We have all probably been impacted by stress one way or another. Whether it’s a busy work schedule, an intense academic year, or juggling family responsibilities, stress finds its way to us. You’ve probably felt it affects your sleep schedule or your appetite, but unfortunately, those aren’t the only ways it affects your body. Stress can manifest itself in many different ailments. If you recognize any of these in yourself, it may be time for a bit of relaxation.
Prolonged stress can affect your oral health. Bruxism, also known as teeth grinding, is one of the most common ways. Most people experience teeth grinding and jaw clenching while they sleep and don’t even realize it. Bruxism can cause jaw disorders, painful headaches, and damaged teeth. Stress can also cause gum disease to be more prevalent. Being stressed out decreases the function of your immune system and weakens your ability to fight infections. Thus, when gingivitis or other gum diseases are present, there is no effective way for your body to fight them off. Gum disease that goes untreated can cause severe periodontal disease. Some people suffer from dry mouth due to medications that they take for stress-related disorders. Dry mouth can make your mouth vulnerable to tooth decay and cavities.
Your skin can react to stress in a variety of ways. Some people experience an overproduction of oil in their skin glands due to stress. The hormone that is produced during stress is called cortisol. Cortisol is the agent that triggers the production of oil. This oil clogs pores and can cause acne. Others experience irritation of the skin. The skin can become sensitive and prone to redness, rashes, and hives. Another common skin issue that occurs is a byproduct of another reaction to stress. Some people feel the urge to scratch or pick at their faces when they feel stress. Picking skin, especially if it is already irritated, can cause scarring and inflammation. Especially for those who already struggle with blemishes, picking at the skin only makes matters worse.
You’ve probably felt your muscles tense up when you’re stressed. Stress can cause the musculoskeletal system of your body to bottle up tension. The muscles tense as a reaction to stress because it is the body’s method of protecting the important inner organs. Chronic stress can cause peoples’ muscles to become sore and worn due to consistent tension. This is not only uncomfortable and painful, but it tires the body. Those who tense primarily around the neck, head, and jaw areas can be susceptible to headaches and migraines. Additionally, tension in the shoulders and back can cause chronic pain in the lumbar region. Chronic stress and repeated strain on the muscles can cause long-term conditions that are difficult to remedy.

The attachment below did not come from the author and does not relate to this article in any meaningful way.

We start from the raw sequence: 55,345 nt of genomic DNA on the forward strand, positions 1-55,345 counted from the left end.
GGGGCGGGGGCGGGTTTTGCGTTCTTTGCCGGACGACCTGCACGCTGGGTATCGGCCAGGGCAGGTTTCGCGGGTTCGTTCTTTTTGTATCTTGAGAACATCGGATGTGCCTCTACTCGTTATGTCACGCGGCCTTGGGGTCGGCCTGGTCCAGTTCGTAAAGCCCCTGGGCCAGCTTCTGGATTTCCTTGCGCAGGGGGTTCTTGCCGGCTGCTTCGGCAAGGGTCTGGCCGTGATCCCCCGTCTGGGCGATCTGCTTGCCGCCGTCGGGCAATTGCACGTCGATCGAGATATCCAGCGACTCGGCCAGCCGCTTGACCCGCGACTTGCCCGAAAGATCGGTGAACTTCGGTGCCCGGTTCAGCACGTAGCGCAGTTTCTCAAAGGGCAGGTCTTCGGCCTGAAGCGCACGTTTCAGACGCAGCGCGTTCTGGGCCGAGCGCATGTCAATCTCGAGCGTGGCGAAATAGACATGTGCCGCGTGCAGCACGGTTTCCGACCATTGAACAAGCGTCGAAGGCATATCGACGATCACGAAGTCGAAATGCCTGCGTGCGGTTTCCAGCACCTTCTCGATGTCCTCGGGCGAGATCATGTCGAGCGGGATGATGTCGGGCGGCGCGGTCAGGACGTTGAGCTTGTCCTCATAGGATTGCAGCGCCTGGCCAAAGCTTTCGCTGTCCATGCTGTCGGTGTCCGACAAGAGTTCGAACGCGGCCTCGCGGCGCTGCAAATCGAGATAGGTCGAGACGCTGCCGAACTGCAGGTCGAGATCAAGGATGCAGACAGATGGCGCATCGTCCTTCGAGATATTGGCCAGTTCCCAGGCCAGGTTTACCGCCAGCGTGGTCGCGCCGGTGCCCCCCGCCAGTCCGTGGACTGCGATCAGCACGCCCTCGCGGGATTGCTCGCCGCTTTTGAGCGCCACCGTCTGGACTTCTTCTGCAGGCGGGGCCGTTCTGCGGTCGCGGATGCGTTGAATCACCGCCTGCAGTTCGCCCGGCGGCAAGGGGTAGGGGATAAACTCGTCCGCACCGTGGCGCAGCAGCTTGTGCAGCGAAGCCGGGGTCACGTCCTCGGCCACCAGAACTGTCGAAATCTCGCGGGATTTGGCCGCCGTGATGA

The connection between the mind and the gastrointestinal system is extremely strong. It has even caused the formation of a new field of medicine called Neurogastroenterology. Stress can cause the gastrointestinal system to slow down causing indigestion and stomach pain. Some people experience bloating and constipation due to increased levels of stress. Others experience a lack of appetite when it comes to stress. This is particularly problematic in younger children and adolescents as they rely heavily on nutrients, vitamins, and minerals from food for development. If you have an already existing gastrointestinal condition like Chron’s, irritable bowel syndrome, and stomach ulcers, stress can worsen the symptoms.
Our bodies react to stress for survival purposes. For evolutionary reasons, we react in certain ways when presented with an impending danger. This being said, more and more people are experiencing chronic stress due to the intensity of day-to-day life. In fact, 20% of people have reported suffering from extreme stress. Chronic stress can age the body much quicker than it would naturally. Lack of sleep, indigestion, muscle strain, skin irritation, and oral issues are just a few ways that stress affects the body. If you find yourself feeling overwhelmed or anxious, try practicing some breathing exercises or yoga poses to promote relaxation. We could all benefit from pockets of peace in our day.